WASHINGTON - The House Banking Committee on Thursday approved the Clinton administration's anti-money-laundering bill, but opposition in the Senate is likely to prevent it from becoming law this year.
Meanwhile, more details surfaced about the delay of legislation that would prohibit consumers from using credit cards to gamble online. House Banking was scheduled to vote on it Thursday but postponed action after complaints by the Treasury and Justice departments.
Speaking after the vote on the money-laundering bill, House Banking Committee Chairman Jim Leach, R-Iowa, said he is "reasonably optimistic" it will pass the House. "But as with all issues, it takes two bodies to act."
Indeed, Senate Banking Committee Chairman Phil Gramm has opposed the legislation. According to his spokeswoman, it would hand the administration too much power to demand information about individuals who are only suspected of a crime. She said the Texas Republican would "look closely" at the version approved by House Banking Thursday to see whether his objections had been met. Several observers, Rep. Leach among them, said that even if Senate Banking does not take up the measure, the Senate may combine a number of House-approved banking bills and act on them at the end of the session. The laundering bill, they said, could be one of them.
The bill, which the House committee approved 31-1, would give the Treasury secretary broad discretion to apply one of five "special measures" against foreign countries, financial institutions operating outside the United States, and international transactions if he determines they are of "primary money-laundering concern."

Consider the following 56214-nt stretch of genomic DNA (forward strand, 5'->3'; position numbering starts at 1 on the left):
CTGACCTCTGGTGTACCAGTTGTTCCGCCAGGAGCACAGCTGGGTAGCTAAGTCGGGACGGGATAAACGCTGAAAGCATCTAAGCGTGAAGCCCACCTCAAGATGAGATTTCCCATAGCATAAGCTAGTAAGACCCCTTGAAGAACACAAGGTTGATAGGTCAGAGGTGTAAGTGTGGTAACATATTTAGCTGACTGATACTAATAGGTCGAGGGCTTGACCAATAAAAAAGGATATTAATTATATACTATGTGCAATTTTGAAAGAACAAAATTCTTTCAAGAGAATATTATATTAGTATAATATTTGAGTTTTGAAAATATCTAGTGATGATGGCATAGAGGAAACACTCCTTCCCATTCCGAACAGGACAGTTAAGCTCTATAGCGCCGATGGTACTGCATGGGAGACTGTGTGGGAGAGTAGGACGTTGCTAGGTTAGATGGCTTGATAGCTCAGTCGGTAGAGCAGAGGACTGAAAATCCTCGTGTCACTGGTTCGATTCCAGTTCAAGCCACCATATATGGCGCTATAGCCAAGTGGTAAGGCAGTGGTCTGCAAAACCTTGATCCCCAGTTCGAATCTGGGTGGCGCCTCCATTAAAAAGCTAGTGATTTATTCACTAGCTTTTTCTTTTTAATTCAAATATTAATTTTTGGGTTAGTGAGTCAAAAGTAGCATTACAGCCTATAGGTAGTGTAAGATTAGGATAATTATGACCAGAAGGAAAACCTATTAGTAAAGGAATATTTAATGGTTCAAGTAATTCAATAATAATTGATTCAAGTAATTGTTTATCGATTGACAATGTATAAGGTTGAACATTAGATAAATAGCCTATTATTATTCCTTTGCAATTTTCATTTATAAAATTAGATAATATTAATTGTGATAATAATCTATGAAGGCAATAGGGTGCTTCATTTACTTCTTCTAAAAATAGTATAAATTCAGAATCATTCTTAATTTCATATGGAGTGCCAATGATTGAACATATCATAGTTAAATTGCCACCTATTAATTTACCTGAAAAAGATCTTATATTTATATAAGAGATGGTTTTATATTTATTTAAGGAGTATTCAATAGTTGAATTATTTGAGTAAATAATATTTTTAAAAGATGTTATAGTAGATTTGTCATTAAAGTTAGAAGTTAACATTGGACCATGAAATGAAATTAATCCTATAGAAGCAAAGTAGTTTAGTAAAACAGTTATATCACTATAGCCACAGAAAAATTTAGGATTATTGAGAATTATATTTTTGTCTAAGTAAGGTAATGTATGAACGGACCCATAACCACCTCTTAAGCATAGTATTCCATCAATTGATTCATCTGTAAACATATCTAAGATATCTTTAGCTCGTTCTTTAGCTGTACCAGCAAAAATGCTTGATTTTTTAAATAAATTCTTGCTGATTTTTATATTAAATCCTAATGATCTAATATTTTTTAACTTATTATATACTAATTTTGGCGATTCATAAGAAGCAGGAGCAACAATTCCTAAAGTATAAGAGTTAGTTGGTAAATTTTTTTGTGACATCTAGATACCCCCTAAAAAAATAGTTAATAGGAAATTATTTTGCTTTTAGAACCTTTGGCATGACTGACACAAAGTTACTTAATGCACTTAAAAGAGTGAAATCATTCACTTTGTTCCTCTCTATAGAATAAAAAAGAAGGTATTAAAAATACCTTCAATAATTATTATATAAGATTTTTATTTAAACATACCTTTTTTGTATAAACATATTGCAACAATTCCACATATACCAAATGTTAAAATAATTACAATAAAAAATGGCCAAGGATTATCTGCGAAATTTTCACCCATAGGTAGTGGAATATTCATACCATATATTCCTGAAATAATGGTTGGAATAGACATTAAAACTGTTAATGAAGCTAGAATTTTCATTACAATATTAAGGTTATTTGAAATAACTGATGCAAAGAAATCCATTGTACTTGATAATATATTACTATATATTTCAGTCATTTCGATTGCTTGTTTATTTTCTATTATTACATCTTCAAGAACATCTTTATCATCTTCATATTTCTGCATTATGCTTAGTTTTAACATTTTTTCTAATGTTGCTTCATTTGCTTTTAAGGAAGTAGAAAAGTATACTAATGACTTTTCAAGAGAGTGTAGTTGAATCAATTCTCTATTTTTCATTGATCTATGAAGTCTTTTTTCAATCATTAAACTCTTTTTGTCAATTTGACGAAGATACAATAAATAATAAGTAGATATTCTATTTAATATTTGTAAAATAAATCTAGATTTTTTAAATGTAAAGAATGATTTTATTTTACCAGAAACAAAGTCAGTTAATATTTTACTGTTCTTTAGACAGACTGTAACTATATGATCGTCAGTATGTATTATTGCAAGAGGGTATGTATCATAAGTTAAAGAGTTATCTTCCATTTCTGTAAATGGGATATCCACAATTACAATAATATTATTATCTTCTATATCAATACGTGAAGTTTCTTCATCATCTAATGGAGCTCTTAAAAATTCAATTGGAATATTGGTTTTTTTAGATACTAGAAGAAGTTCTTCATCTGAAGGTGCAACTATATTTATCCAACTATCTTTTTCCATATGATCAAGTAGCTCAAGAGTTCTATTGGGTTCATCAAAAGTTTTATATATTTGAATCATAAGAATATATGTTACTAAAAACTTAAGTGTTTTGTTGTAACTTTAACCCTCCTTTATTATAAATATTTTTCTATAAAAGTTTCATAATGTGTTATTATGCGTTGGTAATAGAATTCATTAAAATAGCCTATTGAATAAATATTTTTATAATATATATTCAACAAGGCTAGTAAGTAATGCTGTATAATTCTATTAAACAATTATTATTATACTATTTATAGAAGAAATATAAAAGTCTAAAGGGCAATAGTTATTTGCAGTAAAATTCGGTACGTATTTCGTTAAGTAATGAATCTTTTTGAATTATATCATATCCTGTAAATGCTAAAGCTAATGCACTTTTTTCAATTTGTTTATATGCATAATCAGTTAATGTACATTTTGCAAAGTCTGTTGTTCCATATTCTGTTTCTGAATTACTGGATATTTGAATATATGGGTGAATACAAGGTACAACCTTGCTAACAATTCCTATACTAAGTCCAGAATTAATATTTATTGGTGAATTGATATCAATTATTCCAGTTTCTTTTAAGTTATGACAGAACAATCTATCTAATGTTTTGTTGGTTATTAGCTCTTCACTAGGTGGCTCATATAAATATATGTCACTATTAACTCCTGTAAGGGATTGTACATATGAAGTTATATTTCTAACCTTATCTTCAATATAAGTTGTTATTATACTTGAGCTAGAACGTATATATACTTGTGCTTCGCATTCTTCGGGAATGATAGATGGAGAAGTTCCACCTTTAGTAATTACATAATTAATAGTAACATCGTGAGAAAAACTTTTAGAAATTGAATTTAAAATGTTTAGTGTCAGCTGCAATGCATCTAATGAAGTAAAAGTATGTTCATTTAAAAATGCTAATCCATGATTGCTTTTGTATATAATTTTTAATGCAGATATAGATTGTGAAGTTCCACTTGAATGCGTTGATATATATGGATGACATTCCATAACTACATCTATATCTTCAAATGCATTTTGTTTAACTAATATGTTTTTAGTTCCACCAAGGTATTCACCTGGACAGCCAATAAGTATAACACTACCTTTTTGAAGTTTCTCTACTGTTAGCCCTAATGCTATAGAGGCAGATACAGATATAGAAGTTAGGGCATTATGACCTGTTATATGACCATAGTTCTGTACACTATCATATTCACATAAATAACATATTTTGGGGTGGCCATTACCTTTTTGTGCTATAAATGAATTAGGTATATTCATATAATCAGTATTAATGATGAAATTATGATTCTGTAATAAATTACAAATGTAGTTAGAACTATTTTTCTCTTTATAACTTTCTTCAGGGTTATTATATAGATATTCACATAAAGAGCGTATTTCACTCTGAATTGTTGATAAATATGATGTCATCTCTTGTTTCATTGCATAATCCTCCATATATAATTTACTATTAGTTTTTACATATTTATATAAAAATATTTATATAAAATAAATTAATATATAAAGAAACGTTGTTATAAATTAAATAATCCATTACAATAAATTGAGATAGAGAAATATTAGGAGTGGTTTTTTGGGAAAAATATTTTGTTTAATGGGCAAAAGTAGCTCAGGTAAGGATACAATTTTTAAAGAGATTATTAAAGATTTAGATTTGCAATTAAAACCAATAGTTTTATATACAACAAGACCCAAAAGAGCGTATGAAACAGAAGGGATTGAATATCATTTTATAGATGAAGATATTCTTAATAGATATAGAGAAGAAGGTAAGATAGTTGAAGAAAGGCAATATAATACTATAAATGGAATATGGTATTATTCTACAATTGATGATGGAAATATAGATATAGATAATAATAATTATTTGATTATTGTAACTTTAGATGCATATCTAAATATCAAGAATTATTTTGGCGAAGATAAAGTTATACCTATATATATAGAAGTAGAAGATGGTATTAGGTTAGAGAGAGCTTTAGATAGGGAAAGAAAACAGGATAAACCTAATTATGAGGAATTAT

Banks dealing with those countries or institutions could be subject to increased reporting and record-keeping requirements. They could also be required to identify the owners of specific types of accounts frequently used in money-laundering activities and could be prohibited from opening correspondent and payable-through accounts for banks in targeted jurisdictions.
The bill voted on by the House committee was amended to ease some requirements, most significantly for identification of the beneficial owner of a foreign account, that had been criticized by industry representatives.
New language instructs Treasury to assure that any demand for the identification of beneficial owners be "reasonable and practicable" for the bank involved.
Another change instructs the Treasury to consider compliance costs and burdens that specific actions will impose on U.S. banks.
Edward Yingling, chief lobbyist for the American Bankers Association, said: "ABA appreciates some of the changes....However, we remain concerned about the ever-increasing regulatory burden on the banking industry, and we are not convinced that this legislation is really necessary at this point."
The Internet gambling bill, which was pulled from the committee's agenda on Thursday, is to be the subject of a June 20 hearing, a House Banking spokesman said. But when or whether the bill will come up for a vote is uncertain.
"We are working with both Justice and Treasury with their concerns," the spokesman said. "Some are things we think we can easily correct."
Sponsored by Rep. Leach and the committee's ranking Democrat, John J. LaFalce, the bill would ban the use of credit cards, checks, electronic funds transfers, or other "bank instruments" in making bets online.
Justice officials blasted "every section of the bill" and raised constitutional and state's rights issues, said a committee staff member.
And Treasury officials are worried that the bill would drive U.S. gamblers to establish accounts with banks overseas, which would make enforcement difficult.
The bill's authors tried to close that loophole by authorizing the Treasury and Federal Reserve Board to bar access to the payment system by foreign banks whose home countries promote Internet gambling involving U.S. citizens.
The bill would also authorize the secretary to instruct the U.S. representatives to the International Monetary Fund and World Bank to vote against nonhumanitarian aid for such countries. But these punishments could violate international accords, sources said.
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